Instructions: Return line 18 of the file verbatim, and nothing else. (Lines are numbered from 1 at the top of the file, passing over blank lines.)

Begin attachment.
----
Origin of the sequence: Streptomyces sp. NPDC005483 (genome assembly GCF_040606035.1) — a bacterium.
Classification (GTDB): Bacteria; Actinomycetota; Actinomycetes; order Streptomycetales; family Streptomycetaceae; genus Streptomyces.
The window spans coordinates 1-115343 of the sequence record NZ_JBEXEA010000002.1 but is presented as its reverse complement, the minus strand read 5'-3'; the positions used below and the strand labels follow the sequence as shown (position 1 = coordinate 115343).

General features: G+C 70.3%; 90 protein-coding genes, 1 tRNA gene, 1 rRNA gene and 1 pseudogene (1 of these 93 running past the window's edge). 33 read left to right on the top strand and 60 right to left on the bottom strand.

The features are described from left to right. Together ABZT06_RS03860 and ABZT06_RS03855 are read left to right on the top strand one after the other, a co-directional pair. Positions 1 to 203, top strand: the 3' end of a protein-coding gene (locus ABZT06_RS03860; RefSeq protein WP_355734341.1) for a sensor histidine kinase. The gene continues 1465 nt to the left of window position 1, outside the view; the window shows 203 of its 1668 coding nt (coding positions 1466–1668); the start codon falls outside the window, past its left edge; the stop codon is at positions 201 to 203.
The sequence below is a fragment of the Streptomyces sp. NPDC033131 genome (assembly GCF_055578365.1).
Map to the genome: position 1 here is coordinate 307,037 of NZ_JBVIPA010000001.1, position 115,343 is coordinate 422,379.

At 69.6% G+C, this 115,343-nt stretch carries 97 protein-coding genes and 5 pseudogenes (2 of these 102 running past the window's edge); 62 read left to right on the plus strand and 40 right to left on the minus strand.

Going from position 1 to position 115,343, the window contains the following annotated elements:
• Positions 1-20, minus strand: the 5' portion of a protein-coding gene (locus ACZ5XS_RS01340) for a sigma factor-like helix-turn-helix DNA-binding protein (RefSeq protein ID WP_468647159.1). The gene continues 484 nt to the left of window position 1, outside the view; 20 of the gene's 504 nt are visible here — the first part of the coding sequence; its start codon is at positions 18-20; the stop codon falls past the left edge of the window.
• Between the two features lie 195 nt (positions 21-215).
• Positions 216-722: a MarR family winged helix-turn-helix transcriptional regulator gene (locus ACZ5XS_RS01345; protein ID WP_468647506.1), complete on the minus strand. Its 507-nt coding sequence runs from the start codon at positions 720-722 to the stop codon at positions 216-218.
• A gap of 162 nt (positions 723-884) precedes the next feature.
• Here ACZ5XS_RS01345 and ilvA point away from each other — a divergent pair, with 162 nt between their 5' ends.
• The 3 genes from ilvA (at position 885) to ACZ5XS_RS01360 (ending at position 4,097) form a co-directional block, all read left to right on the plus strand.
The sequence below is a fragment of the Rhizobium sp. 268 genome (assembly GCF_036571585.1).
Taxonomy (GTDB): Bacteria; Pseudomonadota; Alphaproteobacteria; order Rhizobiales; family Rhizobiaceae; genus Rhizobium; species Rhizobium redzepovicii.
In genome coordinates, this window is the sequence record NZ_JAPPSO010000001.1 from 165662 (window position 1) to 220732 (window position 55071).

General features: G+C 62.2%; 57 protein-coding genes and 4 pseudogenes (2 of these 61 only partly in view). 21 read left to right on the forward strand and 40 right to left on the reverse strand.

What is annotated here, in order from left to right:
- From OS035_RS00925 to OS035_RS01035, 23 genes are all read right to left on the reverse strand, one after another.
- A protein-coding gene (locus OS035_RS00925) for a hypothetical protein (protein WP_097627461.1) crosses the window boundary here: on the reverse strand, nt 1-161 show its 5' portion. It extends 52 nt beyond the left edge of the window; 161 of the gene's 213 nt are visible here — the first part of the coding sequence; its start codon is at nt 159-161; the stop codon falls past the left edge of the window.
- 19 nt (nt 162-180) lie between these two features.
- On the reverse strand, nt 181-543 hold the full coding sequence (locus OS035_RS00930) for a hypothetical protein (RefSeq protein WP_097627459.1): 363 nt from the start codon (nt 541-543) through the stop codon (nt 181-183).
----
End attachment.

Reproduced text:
In genome coordinates, this window is the sequence record NZ_JAPPSO010000001.1 from 165662 (window position 1) to 220732 (window position 55071).